Learn the history of Baker Island from the locals, lightkeepers, rusticators, schoolteachers who lived on the island and their descendants in this first history of Baker Island, “Images of America: Baker Island.” Cornelia Cesari, the author of the book, as well as a part-time resident of Baker Island, will be at the Jesup Memorial Library on Wednesday, June 20 at 6:30 p.m. for the launch of the book.
The book covers the history of Baker Island, from its settlement in 1806, its use by the U.S. Government as a location for a lighthouse as well as a Signal Service facility, to its popularity with rusticators, to its decline and subsequent revival. Baker Island’s population peaked at two dozen people but these 123 acres, mostly part of Acadia National Park, are special to many people. Cesari says she wrote her book because there was not a history of Baker Island, “The truth is, I wrote the book because I wanted to read it, but it didn't exist. So I had to write it first.”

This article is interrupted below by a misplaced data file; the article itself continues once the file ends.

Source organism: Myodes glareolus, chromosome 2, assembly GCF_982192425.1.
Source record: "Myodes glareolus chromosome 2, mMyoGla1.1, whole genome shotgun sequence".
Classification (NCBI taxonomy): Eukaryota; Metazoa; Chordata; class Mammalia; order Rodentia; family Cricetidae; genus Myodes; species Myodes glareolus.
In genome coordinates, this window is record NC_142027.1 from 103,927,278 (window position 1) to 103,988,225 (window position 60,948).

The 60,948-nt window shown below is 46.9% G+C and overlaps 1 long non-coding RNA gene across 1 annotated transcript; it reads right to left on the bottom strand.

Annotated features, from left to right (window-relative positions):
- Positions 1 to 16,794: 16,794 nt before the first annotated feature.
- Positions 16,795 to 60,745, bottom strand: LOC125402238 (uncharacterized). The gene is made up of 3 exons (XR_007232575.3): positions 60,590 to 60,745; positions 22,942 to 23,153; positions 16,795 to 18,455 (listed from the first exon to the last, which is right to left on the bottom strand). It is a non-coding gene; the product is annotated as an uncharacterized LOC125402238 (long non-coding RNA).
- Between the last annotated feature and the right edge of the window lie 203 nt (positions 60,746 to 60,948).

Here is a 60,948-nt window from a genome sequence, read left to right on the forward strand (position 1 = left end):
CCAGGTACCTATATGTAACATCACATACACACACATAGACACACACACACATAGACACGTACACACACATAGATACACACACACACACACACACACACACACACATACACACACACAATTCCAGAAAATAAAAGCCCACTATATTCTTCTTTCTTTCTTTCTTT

Cesari is the president of the board of the Keepers of Baker Island, which is an organization whose mission is to preserve, protect, and promote stewardship of Baker Island's natural and cultural resources, for the enjoyment, education and inspiration of visitors, now and in the future. She splits her time between Baker Island and Vermont.
Books will be on sale that night courtesy of co-sponsor Sherman’s Books and the talk is co-sponsored by Bar Harbor Bank & Trust. There will be a reception before the talk. For more information contact the Jesup at 207-288-4245 or firstname.lastname@example.org.